contact : 86-13269832656 Kaiyang_000@yahoo.cn China Bearings Tires Nominated Supplier in Beijing 嘉能元国际贸易（北京）有限公司 Beijing JiaNengyuan International Trading Co., Ltd
conventional machines and equipment experience is the best guide but
in general the coefficients listed below may be applied to determine
the equivalent load used in the life calculations:
– 1.2 machinery or mechanisms operating smoothly without repeated
– 1.3 geared transmissions according to gear quality,
1.4 – 3.0 machinery or equipment operating under repeated shocks or
As far as belt drive transmissions are considered, the calculated
tangential load should be multiplied by the following coefficients:
2.0 – 2.5 for v belts,
2.5 – 5.0 for flat belts according to drive tension.
184.108.40.206 Variable loads and speeds
When the loads and speeds are variable, the life calculation can
only be made by first establishing an assumed constant load and
constant speed equivalent in their effect on the fatigue life of the
This type of operating condition is frequently met and the
possible variations although cyclical are numerous. One encounters
this feature in particular, in variable speed drives.
Lubrication of the bearing has got such a great importance, as raw material from which from
which they are made. Anticipated life of the bearing largely depends on the quality and quantity
of the lubricant and its method of application. Rare lubrication and improper lubrication of a
bearing result in the reduced bearing life and its premature failure. It is therefore, very essential
to make a proper choice of lubricant.
The advantages derived from the correct choice of lubricant are:
1. It protects the bearing from corrosion.
2. It protects the bearing to a certain extent, from the entrance of foreign matter in to the
3. It minimizes the friction between the races and rolling elements.
4. It reduces the friction arising due to elastic deformation of rolling elements when under
5. It facilities the smooth running of bearing by minimizing noise.
6. It creates the lubricant film on the raceway of the bearing and thereby protects the
raceway from blows of the rolling elements.
7. It dissipates the heat from the bearing and also helps distribute uniformly the frictional
heat throughout bearing, which is generated during operation. 1. TECHNICAL INFORMATION
1.1 BEARING HISTORY
Hundred of years ago, when man lacked strength and endurance to carry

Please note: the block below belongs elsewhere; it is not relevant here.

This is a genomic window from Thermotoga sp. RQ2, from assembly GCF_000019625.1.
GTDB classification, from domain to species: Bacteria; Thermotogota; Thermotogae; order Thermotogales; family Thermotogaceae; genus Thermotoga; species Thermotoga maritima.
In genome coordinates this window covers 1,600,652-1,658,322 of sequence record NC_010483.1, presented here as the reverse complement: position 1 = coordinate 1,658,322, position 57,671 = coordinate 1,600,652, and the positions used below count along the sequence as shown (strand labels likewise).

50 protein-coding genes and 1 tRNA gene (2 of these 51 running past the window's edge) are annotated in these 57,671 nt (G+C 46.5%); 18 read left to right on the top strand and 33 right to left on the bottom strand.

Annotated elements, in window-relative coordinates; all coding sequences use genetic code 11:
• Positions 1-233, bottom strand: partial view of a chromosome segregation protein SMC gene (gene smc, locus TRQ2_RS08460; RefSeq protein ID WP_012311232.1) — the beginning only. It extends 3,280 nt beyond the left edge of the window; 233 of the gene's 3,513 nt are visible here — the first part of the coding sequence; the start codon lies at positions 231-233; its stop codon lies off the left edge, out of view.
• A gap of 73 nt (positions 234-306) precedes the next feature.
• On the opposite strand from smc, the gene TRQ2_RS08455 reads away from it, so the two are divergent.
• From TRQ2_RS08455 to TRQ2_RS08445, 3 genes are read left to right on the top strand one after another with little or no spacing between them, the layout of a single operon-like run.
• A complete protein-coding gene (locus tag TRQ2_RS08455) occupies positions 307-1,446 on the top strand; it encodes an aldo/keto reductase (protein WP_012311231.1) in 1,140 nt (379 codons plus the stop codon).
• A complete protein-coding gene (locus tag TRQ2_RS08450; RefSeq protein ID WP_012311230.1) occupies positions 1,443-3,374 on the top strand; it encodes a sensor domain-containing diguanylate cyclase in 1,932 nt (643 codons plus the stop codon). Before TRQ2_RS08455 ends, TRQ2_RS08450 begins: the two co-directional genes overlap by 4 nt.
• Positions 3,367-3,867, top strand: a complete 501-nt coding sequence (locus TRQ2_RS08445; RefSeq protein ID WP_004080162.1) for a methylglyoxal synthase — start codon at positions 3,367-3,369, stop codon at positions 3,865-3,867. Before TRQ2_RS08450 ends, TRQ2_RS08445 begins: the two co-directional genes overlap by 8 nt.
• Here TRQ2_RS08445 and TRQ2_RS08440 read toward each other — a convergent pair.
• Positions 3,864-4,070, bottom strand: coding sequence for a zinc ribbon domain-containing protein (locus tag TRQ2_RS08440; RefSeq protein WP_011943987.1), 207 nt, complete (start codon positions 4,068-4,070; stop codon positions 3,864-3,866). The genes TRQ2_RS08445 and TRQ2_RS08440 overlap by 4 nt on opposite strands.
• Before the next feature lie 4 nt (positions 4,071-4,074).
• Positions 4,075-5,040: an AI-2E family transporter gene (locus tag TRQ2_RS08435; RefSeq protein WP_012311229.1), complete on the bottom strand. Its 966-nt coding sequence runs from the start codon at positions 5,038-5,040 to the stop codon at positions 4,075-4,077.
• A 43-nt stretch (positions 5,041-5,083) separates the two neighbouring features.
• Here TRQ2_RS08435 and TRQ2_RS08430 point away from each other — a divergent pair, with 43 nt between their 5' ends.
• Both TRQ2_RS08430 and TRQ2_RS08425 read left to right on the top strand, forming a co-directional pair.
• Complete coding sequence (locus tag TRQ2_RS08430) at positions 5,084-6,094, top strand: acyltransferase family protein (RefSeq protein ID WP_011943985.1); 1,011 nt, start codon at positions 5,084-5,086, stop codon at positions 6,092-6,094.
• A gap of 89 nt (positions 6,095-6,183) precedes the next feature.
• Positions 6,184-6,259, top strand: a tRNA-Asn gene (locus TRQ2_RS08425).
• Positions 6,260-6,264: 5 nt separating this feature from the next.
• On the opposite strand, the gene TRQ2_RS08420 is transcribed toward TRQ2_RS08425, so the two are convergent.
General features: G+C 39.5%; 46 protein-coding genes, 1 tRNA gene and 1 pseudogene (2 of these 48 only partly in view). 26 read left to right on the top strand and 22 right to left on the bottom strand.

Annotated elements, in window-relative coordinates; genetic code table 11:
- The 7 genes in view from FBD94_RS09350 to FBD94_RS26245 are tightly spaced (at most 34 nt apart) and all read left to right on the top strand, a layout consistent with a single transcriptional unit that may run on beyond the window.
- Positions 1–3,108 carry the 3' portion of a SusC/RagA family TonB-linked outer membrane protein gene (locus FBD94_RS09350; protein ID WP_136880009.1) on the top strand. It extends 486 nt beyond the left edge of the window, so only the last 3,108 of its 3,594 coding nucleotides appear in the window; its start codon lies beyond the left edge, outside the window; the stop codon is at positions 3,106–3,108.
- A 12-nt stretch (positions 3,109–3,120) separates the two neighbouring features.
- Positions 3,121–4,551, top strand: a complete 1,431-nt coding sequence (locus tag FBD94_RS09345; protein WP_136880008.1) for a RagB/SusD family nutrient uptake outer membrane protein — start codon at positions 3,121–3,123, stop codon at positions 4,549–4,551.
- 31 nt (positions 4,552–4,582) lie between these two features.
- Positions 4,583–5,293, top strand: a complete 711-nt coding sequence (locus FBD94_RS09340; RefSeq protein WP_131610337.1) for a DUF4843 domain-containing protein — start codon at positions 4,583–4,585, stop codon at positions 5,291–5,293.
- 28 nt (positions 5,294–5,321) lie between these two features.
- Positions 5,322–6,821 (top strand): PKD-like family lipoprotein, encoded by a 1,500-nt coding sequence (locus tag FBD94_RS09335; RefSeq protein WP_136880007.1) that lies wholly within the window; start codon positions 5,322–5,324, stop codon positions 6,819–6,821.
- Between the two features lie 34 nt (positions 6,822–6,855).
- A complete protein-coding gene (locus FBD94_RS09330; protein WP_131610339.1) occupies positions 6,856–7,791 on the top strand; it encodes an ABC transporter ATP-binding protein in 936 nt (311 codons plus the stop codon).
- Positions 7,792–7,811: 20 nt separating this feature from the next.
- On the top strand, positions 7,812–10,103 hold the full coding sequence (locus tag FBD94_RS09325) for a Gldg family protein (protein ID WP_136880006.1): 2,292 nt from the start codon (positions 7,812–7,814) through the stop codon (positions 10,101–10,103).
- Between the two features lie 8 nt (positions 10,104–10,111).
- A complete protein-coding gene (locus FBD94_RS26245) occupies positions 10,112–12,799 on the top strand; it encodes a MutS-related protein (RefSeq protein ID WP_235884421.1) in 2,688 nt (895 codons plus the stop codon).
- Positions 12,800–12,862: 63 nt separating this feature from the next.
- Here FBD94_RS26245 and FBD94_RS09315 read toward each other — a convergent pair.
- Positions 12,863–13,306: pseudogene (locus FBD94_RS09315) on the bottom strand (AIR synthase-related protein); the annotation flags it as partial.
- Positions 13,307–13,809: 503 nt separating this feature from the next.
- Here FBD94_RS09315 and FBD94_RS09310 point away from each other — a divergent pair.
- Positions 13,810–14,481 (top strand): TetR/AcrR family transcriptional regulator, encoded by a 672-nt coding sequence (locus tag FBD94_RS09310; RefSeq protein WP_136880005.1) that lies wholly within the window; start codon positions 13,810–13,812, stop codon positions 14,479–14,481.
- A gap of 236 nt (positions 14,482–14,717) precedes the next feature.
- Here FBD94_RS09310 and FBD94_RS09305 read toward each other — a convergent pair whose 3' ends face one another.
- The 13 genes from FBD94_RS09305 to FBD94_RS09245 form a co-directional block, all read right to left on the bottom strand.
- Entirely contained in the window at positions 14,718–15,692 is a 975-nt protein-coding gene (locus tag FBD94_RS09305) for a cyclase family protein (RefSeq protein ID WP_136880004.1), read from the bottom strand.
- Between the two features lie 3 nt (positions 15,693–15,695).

loads, such heavy loads to be transported were put on simple skids and
dragged to the place of destination. The dragging heavy load on dry ground
requires considerable force. These forces can be reduced by using lubricants
between the sledge runners and the ground. This lubricant-probably water –
was poured to reduce the friction and thereby reducing the volume of force.
As the time passed on, these forces were further reduced when man learnt to
insert wooden rollers between the ground and the object. THUS SLIDING
MOTION WAS CONVERTED INTO ROLLING MOTION, which is the
basic principle of bearing. However, things were not much changed for
years, till the concept of BALL was conceived, as the application of rollers
was not practical everywhere. In 17th
century, stone balls were produced and
were in use for variety of applications to minimize the friction. Since the
stone balls were not suitable for many applications, cast iron balls were also
produced, but that was also not suitable. In 19th
century, the concept of steel
balls was conceived and steel balls were produced. During this era, on lathe
machines, balls of remarkable accuracy were cut off from a steel rod and the
ends were machined to form a sphere. At the end of 19th
manufactured by this method in England were within the tolerance of 0.025
to 0.050 mm. In the year 1883, Friedric Fischer, instrument maker in
Scheweinfurt – W. Germany, after numerous experiments, developed a
method of grinding wheel balls, turned between the centers on the centre less
principle. For this purpose, he designed ball grinding machine called “BALL
MILL”. In 1898 taper roller bearing unit developed in USA by H. Timken.
During 1913-1914 Roller bearings were put on use.
The choice of a bearing depends on many factors that need to be examined
in order to obtain the most successful results at the lowest cost.
In most cases the selection should be made when the overall design of the
machine has been decided. Dimensional limits are then known, as well as
the speeds and loads. At this stage the choice can be made from the many